Social science fiction: a debut novel from the Chinese author who won the 2016 Hugo Award for Best Novelette with Folding Beijing.
The year is 2201. Just over a hundred years ago, the Martian colonies fought and won a war of independence against Earth, and since then, the two planets have diverged sociologically. In Hao's incisive and all-too-plausible extrapolation, Earth embodies the triumph of Western laissez faire capitalism driven by the internet's savagely competitive social media. Mars, technologically much more advanced and apparently utopian—and here the author treads more cautiously—persuasively represents what benevolent Chinese communo-capitalism might possibly evolve into. Consequently, mutual suspicion and resentment bordering on outright hostility dominate the Earth-Mars relationship. To counter this trend, five years ago a group of Martian students were sent to Earth. Now they have returned to Mars accompanied by a cultural delegation of prominent Terrans. One student, Luoying, enjoyed her time on Earth without fully grasping the ruthlessly materialistic nature of Terran society. To her now, Mars appears dull, its society rigidly stratified. As an average student, she suspects that she wasn't really qualified to make the trip. Could her grandfather Hans Sloan, currently the consul of Mars, have pulled strings to include her? How did her parents really die, and how was her grandfather involved? Hao's intricate political commentary addresses Luoying's emotional progress through dissatisfaction and disillusionment toward enlightenment. Sophisticated all this might be, but it remains commentary rather than criticism; one could wish for the author to occasionally pick up a scalpel and dissect. Often immersive, the story accretes grain by grain, like sedimentary rock formation, rather than as an orthodox narrative, and it sometimes seems nearly as slow. On a more intimate level, readers hear the thoughts inside people's heads and feel their emotions but don't come away with Martian dust under their fingernails.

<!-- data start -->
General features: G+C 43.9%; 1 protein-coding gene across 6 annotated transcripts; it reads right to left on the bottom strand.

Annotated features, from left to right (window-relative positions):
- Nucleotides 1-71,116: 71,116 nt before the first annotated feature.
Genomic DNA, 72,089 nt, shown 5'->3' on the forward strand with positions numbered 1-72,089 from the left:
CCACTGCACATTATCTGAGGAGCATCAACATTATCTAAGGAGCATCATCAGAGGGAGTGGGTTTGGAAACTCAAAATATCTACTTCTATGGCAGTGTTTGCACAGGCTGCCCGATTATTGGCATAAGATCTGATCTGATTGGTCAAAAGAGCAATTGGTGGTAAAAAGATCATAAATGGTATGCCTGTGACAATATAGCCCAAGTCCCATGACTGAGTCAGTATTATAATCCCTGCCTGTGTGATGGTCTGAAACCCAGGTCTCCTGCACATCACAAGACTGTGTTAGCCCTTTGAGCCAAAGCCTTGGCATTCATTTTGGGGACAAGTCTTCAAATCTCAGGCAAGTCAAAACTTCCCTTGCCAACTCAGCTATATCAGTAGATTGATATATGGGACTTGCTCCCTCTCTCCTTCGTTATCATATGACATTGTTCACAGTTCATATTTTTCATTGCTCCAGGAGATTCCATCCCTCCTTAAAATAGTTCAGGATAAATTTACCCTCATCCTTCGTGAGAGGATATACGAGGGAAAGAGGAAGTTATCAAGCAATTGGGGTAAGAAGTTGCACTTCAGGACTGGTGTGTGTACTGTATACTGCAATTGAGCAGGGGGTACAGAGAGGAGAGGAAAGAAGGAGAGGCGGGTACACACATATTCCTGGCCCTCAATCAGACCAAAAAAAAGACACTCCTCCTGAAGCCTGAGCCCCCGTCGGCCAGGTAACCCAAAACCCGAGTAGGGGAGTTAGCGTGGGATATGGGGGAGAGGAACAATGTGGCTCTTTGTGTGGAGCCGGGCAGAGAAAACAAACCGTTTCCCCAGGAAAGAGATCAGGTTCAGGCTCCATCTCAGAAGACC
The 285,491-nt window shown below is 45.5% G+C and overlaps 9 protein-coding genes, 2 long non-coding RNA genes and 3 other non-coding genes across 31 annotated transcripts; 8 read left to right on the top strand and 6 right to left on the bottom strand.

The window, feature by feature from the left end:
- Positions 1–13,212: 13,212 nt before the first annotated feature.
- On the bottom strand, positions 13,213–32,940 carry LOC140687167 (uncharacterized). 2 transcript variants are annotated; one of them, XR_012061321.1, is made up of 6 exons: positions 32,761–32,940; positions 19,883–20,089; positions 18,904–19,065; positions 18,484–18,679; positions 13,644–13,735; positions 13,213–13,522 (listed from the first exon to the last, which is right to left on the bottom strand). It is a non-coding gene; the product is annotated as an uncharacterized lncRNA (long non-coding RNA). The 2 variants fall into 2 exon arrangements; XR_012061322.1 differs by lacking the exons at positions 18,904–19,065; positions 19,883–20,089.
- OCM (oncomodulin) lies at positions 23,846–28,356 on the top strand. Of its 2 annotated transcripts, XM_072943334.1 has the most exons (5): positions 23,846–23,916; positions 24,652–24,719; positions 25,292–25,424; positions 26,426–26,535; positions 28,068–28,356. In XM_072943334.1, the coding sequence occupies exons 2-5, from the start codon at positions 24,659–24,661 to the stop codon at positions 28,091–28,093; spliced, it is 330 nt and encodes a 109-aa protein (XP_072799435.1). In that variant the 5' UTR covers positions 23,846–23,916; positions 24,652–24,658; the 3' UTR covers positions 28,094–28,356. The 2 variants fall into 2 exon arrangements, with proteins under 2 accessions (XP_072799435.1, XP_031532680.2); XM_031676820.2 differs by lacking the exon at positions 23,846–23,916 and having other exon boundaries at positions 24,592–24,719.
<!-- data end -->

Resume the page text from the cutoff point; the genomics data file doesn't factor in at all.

A thoughtful debut with ample scope for reader engagement.